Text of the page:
Updated July 21, 2023
Introduction to Dividend Payout Ratio
A dividend payout ratio (DPR)measures the amount of dividend which is distributed by the company to its shareholders based on the net income earned during the specific period. It is classified as the percentage of earnings which is given to the shareholders of the company in the form of dividends and provides a clear picture of how much the company is distributing its profit and to what extent it is ploughing it back for the future investments.
A dividend payout ratio gives us a clearer picture about how much the company gives back its shareholders a part of the total profit earned in the form of dividends and to what extent it is ploughing back the profit to use it for future investments, repay its debt or to add to its cash reserves. This ratio is a lot different to dividend yield because dividend yield compares the dividend generated by the company in comparison to the share price of the company. All the elements to be used to calculate this ratio can be easily found in the income statement of the company.
Formula to Calculate Asset Turnover Ratio
The formulas to calculate the dividend payout ratio are as follows:
Dividend paid is defined as the percentage of profit distributed by the company to its shareholders in the form of what we call it as dividend.Net Income is defined as the total earning for the company after deducting all tax and other liabilities associated with day to day conduct of the business.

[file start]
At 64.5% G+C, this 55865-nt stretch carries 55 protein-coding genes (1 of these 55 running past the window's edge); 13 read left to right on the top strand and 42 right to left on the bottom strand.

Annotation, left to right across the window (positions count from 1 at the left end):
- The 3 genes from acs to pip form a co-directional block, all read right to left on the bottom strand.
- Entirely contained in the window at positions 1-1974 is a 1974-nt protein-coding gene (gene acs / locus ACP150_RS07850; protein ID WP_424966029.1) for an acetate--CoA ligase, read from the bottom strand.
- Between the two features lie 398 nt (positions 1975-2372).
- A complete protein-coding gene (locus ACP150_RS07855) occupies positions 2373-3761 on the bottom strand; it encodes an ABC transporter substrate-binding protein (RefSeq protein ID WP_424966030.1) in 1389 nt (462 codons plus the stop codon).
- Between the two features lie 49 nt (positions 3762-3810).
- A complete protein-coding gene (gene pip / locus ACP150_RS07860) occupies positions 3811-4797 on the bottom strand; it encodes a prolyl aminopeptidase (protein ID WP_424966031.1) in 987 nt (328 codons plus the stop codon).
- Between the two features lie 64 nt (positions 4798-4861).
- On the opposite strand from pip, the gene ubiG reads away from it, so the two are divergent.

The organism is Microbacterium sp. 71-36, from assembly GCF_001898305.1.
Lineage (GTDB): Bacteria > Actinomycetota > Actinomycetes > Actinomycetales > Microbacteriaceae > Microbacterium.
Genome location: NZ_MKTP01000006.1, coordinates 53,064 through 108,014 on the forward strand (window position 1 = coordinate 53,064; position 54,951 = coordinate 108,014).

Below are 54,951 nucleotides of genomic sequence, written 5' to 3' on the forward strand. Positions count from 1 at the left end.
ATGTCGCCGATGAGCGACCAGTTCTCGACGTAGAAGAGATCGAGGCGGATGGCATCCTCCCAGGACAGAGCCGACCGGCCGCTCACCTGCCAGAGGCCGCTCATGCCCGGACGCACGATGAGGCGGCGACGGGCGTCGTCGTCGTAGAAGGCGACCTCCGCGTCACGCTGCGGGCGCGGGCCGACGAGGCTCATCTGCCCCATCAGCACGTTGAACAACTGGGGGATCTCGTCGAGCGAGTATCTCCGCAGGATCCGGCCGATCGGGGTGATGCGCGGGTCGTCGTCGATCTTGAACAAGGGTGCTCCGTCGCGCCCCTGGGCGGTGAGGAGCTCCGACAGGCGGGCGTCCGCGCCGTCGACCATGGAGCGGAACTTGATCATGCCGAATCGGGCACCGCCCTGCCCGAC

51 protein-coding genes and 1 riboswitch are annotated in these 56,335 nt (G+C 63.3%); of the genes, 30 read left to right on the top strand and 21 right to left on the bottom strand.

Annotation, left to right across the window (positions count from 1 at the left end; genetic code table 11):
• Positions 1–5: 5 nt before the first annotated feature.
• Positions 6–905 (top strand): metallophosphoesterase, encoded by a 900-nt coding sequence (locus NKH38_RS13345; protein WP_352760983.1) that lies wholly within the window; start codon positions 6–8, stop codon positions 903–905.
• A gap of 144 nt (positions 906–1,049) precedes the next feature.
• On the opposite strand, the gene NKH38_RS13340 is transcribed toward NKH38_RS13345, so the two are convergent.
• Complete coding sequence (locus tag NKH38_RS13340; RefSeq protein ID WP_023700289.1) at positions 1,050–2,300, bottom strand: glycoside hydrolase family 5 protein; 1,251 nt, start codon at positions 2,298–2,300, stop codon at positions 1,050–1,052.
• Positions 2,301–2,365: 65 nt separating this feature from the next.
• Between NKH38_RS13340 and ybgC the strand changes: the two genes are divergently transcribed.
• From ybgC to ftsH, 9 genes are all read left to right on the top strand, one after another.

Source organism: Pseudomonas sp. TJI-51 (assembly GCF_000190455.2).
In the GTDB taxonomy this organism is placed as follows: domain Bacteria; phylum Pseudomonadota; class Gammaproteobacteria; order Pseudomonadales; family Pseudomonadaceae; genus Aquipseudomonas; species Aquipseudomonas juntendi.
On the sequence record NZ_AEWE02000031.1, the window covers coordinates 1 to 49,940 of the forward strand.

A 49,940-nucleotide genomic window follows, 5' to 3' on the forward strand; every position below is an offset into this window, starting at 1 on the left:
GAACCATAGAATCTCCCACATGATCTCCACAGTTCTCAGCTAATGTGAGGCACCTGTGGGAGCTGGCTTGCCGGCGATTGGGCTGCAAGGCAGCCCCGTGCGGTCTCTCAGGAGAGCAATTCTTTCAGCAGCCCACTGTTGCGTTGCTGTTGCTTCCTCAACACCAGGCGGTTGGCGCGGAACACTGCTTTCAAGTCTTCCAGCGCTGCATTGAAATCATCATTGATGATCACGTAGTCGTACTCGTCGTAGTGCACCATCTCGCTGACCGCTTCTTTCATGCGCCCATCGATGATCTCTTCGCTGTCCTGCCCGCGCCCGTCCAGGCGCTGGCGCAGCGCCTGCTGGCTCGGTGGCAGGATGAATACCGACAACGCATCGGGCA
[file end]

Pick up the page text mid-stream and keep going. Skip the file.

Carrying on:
The retention ratio is defined as the measure of the percentage of earning which is retained by the company from the profit earned. In simple words, it is just the opposite of the dividend payout ratio.
Dividend per share is the measure of dividend calculated on a per share basis whereas earning per share is the measure of earnings made on a per share basis.
Example of Dividend Payout Ratio
An example of Dividend Pay-out Ratio can be as follows:
Let us consider a business that has initially reported to have earned a net income of $50,000 at the end of the year. During the same period, the company had announced a dividend payout of $5,000 to all its shareholders. In this case to calculate the dividend payout ratio of the company we need to do the below calculation.
Dividend Payout Ratio is calculated using the formula given below
Dividend Payout Ratio = Dividend Paid / Net Income
- Dividend Payout Ratio = $5,000 / $ 50,000
- Dividend Payout Ratio = 10%
A 10% dividend payout ratio means the company is paying 10% of its overall profit earned to its shareholders in the form of dividend and retaining back 90% to utilize it for its growth and future expansion or simply to enrich its cash reserves. This 90% of the profit which is retained back is also called retained earnings.
Interpretation of Dividend Payout Ratio